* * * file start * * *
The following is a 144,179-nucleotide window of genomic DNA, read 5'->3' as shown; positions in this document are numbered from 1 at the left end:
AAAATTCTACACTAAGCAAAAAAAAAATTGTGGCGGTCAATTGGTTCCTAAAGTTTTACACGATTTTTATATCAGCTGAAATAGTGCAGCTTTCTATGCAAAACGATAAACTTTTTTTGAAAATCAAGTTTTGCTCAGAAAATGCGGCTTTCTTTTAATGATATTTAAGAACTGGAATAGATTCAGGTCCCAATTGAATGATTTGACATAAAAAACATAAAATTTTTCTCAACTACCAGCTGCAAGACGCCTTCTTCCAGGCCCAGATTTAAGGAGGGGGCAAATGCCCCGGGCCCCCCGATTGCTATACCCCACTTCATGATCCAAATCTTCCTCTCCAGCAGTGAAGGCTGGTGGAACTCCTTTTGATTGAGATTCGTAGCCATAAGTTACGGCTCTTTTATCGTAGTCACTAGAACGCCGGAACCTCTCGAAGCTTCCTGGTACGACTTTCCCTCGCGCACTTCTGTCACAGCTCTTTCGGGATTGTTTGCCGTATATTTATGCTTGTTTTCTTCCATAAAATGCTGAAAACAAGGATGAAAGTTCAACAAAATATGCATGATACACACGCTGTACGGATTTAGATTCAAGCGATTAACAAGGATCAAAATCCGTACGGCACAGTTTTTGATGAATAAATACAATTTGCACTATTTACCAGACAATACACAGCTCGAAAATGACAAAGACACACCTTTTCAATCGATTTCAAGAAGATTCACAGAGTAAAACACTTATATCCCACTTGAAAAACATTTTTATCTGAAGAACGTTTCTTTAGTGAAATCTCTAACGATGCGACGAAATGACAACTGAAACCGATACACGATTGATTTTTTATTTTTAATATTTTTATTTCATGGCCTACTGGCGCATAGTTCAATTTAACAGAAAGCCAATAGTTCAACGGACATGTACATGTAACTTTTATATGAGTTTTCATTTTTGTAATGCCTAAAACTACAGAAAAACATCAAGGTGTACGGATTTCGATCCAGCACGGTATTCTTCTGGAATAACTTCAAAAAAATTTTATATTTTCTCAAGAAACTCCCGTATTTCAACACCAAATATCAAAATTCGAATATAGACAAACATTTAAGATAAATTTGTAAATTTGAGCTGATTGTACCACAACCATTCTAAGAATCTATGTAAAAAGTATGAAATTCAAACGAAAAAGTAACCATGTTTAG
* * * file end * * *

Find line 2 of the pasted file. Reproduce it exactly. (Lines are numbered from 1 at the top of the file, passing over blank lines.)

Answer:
AAAATTCTACACTAAGCAAAAAAAAAATTGTGGCGGTCAATTGGTTCCTAAAGTTTTACACGATTTTTATATCAGCTGAAATAGTGCAGCTTTCTATGCAAAACGATAAACTTTTTTTGAAAATCAAGTTTTGCTCAGAAAATGCGGCTTTCTTTTAATGATATTTAAGAACTGGAATAGATTCAGGTCCCAATTGAATGATTTGACATAAAAAACATAAAATTTTTCTCAACTACCAGCTGCAAGACGCCTTCTTCCAGGCCCAGATTTAAGGAGGGGGCAAATGCCCCGGGCCCCCCGATTGCTATACCCCACTTCATGATCCAAATCTTCCTCTCCAGCAGTGAAGGCTGGTGGAACTCCTTTTGATTGAGATTCGTAGCCATAAGTTACGGCTCTTTTATCGTAGTCACTAGAACGCCGGAACCTCTCGAAGCTTCCTGGTACGACTTTCCCTCGCGCACTTCTGTCACAGCTCTTTCGGGATTGTTTGCCGTATATTTATGCTTGTTTTCTTCCATAAAATGCTGAAAACAAGGATGAAAGTTCAACAAAATATGCATGATACACACGCTGTACGGATTTAGATTCAAGCGATTAACAAGGATCAAAATCCGTACGGCACAGTTTTTGATGAATAAATACAATTTGCACTATTTACCAGACAATACACAGCTCGAAAATGACAAAGACACACCTTTTCAATCGATTTCAAGAAGATTCACAGAGTAAAACACTTATATCCCACTTGAAAAACATTTTTATCTGAAGAACGTTTCTTTAGTGAAATCTCTAACGATGCGACGAAATGACAACTGAAACCGATACACGATTGATTTTTTATTTTTAATATTTTTATTTCATGGCCTACTGGCGCATAGTTCAATTTAACAGAAAGCCAATAGTTCAACGGACATGTACATGTAACTTTTATATGAGTTTTCATTTTTGTAATGCCTAAAACTACAGAAAAACATCAAGGTGTACGGATTTCGATCCAGCACGGTATTCTTCTGGAATAACTTCAAAAAAATTTTATATTTTCTCAAGAAACTCCCGTATTTCAACACCAAATATCAAAATTCGAATATAGACAAACATTTAAGATAAATTTGTAAATTTGAGCTGATTGTACCACAACCATTCTAAGAATCTATGTAAAAAGTATGAAATTCAAACGAAAAAGTAACCATGTTTAG